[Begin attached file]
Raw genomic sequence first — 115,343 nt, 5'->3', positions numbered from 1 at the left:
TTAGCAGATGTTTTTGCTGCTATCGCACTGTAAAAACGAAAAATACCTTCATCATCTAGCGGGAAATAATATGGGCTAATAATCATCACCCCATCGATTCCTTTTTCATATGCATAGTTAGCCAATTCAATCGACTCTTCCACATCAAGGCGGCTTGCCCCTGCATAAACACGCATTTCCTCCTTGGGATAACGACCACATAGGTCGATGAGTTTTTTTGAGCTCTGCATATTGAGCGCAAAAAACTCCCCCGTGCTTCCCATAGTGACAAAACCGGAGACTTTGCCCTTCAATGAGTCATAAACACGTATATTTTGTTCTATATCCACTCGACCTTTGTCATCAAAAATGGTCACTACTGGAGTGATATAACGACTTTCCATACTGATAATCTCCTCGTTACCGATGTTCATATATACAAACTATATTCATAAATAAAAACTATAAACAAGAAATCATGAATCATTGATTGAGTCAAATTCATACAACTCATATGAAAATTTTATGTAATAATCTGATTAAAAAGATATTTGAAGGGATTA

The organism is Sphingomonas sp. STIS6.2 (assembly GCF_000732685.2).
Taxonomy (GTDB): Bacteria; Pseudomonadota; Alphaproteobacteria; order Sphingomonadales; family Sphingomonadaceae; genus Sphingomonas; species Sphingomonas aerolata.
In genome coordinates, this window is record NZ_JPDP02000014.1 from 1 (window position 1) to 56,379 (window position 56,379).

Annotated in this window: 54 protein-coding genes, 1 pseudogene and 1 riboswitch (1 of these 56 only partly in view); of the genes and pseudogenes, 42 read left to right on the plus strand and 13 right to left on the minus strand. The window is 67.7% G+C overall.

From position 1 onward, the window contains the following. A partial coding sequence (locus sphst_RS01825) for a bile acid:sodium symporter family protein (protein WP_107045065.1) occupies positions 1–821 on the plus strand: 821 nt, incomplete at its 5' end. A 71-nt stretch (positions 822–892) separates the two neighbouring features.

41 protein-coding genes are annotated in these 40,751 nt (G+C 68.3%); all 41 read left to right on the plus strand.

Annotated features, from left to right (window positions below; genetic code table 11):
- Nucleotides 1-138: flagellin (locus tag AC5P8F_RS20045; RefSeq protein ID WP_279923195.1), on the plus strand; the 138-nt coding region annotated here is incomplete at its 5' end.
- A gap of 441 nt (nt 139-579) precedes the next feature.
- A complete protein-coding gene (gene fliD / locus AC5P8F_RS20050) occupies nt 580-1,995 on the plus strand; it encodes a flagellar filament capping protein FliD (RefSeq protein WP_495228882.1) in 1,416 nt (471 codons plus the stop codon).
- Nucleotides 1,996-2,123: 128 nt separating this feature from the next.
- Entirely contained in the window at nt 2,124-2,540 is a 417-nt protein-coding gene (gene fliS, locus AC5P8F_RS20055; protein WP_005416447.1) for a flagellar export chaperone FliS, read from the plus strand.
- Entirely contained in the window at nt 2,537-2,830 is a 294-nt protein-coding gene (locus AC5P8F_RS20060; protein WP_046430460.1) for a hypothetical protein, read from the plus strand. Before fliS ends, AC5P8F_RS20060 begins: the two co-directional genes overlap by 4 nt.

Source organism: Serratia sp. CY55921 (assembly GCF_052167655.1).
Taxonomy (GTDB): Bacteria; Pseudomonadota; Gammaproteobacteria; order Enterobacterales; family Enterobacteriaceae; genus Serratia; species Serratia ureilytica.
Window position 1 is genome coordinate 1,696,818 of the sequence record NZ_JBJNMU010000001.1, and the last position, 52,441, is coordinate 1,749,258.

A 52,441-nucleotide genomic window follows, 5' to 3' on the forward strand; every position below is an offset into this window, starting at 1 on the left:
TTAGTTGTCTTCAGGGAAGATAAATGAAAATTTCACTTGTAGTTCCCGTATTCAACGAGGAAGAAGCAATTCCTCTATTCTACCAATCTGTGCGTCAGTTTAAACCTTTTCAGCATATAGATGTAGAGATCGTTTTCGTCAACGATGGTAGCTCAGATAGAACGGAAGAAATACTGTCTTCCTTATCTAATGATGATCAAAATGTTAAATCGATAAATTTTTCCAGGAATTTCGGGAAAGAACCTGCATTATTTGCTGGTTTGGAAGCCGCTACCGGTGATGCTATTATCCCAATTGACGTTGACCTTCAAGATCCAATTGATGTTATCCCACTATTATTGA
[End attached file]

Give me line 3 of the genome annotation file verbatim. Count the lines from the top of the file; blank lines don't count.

The organism is Sphingomonas sp. STIS6.2 (assembly GCF_000732685.2).